Hiking Crow Peak, 100 times

Pictured is Rick Hanson  arriving at the top of Crow Peak on Day 6 of his 100 trips climbing up and  down Crow Peak. Courtesy photo

SPEARFISH — People are constantly making New Year’s resolutions.

Spearfish native Rick Hanson made his own New Year’s resolution, and he was determined to keep it.

“I started on Jan. 1. It was starting a new year and a new decade, and I was trying to do something positive, and show that you have your New Year’s resolutions and you can stick to them,” Hanson said.

Hanson said he only put it on his own social media page, and was surprised about the public interest it garnered.

“I put on social media that I was going to do Crow Peak 100 times. I really didn’t think I was going to get that many people to watch, but they actually started watching when I did it more than once,” said Hanson. “I tried to keep it positive and kept on going and I was getting those DM’s (direct messages) with people telling me to keep it up and it kept on inspiring me.”

He said friends kept asking him how many times he had hiked Crow Peak, and he told them he wasn’t sure.

“I told them I didn’t know. It seemed there were a lot of pictures with me with friends, or other people, just being up on Crow Peak, so I said I’d do it (hiking Crow Peak) 100 times. I know I had done it that many times already,” Hanson said.

Hanson said hiking Crow Peak was a training thing this spring and summer, just to get him in shape for hunting.

“Then it turned into something else I guess,” Hanson said.

Hanson said he trekked the three-and-a-half mile trip to the top, and the three-and-a-half mile trip to the trailhead at Higgins Gulch Road, in all kinds of weather conditions.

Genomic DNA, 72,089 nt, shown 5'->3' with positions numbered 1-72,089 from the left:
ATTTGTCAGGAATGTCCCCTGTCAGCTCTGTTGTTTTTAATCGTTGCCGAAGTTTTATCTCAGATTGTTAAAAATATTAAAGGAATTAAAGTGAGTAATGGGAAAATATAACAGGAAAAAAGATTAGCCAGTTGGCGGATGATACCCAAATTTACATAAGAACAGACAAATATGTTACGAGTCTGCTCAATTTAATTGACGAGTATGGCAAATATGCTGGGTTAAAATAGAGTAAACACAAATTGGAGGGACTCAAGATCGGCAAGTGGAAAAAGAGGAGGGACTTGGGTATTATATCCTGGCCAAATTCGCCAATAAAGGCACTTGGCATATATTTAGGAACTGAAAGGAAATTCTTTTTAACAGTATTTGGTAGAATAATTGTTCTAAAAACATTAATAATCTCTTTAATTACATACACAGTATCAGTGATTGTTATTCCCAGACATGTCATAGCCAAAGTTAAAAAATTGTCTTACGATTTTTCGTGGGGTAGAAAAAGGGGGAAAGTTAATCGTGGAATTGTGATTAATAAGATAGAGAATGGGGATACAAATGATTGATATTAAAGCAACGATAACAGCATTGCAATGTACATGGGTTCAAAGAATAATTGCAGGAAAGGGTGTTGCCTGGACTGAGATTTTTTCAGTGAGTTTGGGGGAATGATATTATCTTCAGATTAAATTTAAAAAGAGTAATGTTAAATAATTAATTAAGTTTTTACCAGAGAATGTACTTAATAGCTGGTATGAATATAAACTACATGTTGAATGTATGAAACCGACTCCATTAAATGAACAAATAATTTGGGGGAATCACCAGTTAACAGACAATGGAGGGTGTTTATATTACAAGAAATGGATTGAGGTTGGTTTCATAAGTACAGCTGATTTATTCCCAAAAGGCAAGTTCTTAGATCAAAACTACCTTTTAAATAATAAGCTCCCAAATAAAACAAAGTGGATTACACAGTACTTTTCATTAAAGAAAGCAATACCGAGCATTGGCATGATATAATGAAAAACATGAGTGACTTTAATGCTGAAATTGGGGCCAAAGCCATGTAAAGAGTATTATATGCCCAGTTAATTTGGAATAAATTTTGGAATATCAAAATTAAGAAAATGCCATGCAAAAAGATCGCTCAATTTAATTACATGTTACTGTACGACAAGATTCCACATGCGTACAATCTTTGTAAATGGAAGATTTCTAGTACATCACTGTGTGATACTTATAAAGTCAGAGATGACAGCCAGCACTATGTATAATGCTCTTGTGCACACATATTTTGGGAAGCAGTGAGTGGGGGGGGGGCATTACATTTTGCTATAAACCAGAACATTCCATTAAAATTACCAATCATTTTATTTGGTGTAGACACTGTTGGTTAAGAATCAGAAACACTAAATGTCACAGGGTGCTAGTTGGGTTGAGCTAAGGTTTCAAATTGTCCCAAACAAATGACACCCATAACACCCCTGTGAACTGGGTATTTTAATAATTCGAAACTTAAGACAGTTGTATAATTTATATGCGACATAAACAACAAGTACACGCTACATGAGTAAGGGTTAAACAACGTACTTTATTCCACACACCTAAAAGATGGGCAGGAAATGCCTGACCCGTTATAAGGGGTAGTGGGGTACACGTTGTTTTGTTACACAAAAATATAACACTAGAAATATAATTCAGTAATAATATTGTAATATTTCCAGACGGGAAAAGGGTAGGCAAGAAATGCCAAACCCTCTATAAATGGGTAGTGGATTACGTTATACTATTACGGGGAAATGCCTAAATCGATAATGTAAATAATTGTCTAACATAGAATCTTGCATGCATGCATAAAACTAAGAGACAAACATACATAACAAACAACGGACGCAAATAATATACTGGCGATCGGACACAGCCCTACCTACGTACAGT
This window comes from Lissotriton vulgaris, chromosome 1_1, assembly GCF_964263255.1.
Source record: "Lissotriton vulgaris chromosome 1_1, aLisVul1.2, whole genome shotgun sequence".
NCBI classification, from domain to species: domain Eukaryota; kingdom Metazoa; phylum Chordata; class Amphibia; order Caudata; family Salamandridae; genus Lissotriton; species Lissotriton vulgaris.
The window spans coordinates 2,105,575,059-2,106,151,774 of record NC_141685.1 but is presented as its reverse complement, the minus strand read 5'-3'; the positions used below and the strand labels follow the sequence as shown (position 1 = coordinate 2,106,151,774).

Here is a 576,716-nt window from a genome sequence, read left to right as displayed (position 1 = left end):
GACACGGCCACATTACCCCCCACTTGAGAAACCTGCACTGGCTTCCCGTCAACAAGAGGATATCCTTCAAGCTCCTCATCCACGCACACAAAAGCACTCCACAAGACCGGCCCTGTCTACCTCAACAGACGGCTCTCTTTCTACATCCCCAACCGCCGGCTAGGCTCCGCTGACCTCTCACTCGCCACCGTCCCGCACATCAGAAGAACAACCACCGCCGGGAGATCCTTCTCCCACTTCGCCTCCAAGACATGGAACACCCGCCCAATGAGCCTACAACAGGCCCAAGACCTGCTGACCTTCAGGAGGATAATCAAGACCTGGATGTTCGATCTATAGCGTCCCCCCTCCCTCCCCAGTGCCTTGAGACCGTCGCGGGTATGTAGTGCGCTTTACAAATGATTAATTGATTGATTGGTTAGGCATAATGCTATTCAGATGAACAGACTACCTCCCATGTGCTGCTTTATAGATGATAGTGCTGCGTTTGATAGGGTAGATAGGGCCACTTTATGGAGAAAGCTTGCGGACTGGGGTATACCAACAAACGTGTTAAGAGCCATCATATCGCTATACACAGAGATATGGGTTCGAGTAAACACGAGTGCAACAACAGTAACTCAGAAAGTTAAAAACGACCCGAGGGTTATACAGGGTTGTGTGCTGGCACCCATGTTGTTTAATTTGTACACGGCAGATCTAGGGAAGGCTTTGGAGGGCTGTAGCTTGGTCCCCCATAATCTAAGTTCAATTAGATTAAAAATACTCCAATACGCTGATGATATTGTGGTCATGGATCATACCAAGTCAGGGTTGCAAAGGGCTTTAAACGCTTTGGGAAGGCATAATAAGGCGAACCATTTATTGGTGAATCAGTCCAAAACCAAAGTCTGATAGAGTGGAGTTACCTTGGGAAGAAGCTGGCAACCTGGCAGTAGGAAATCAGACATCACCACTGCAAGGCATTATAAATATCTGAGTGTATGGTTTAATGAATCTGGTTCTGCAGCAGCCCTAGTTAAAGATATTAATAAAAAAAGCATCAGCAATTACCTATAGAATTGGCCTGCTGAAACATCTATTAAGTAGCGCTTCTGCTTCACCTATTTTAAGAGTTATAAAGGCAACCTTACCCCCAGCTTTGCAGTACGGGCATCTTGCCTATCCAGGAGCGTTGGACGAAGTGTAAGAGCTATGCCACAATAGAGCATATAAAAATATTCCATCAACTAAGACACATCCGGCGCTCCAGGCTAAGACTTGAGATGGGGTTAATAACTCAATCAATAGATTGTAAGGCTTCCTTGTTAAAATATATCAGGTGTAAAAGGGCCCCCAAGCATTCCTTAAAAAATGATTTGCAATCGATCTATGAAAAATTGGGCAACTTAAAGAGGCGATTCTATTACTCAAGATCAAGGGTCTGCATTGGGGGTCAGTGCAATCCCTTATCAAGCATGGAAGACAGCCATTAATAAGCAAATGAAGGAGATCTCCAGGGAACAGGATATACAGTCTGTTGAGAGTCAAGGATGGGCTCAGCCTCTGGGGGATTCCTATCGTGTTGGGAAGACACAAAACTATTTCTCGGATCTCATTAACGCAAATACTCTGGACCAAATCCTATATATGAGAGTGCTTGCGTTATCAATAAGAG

“One night it was -10 degrees and the wind was blowing. I did it after work sometimes, but I did it a lot in the morning, and I would get up there before sunrise and take sunrise pictures, and stuff like that too,” he said.

Hanson said he lost a lot of weight in the process.

“I lost 30 pounds. It wasn’t because I went on a diet, it was I didn’t eat two bowls of anything, I moderated what I ate,” Hanson said.

Hanson said he generally had company on his trips up Crow Peak.

“Most of time friends came along and you’d have different conversations. My wife’s dog, Bella (a chocolate lab) came with me and she did about 50 trips with me. I have one of those clip-on speakers, and I’d listen to stuff if I decided to listen to something,” said Hanson. “ it was cool that what I was doing inspired people who had never climbed Crow Peak, to try it,” Hanson said.

Hanson talked about how the COVID-19 pandemic served as an inspiration to him.

“I wanted to keep my friends people on social media attitude positive, because they were worried about political and everything else,” Hanson said.

Hanson added his parents were also an inspiration to him to reach his goal.

“They got to watch the whole thing and they could live vicariously through me, and I had a picture of them in my backpack, so they were always with me, you know,” he said.

Hanson said as he approached his goal he could see light at the end of the tunnel and it made him feel good.

“It seemed so far away in January, and now I’m really close. There was times I was doing it twice a day to get the numbers up,” said Hanson. “I could’ve hiked anywhere, but I wanted to get my numbers in for Crow Peak.”

Hanson completed his 100th trip up Crow Peak on Aug. 29 and he said his adventure had covered over 650 miles, and over 160,000 in vertical feet.

“I was more impressed with the 160,000 vertical feet than I was the 650 miles. Things started adding up, and you begin thinking that’s a lot of miles and that’s a lot of vertical,” Hanson said.

Hanson is unsure what his next challenge is.

“Off the top of my head I’m not sure what I’ll do, but I’ve been thinking of a few things to do for next year for hikes and stuff. We are so lucky to have these places (like Crow Peak) in the Black Hills. I’m going to do something,” he said.

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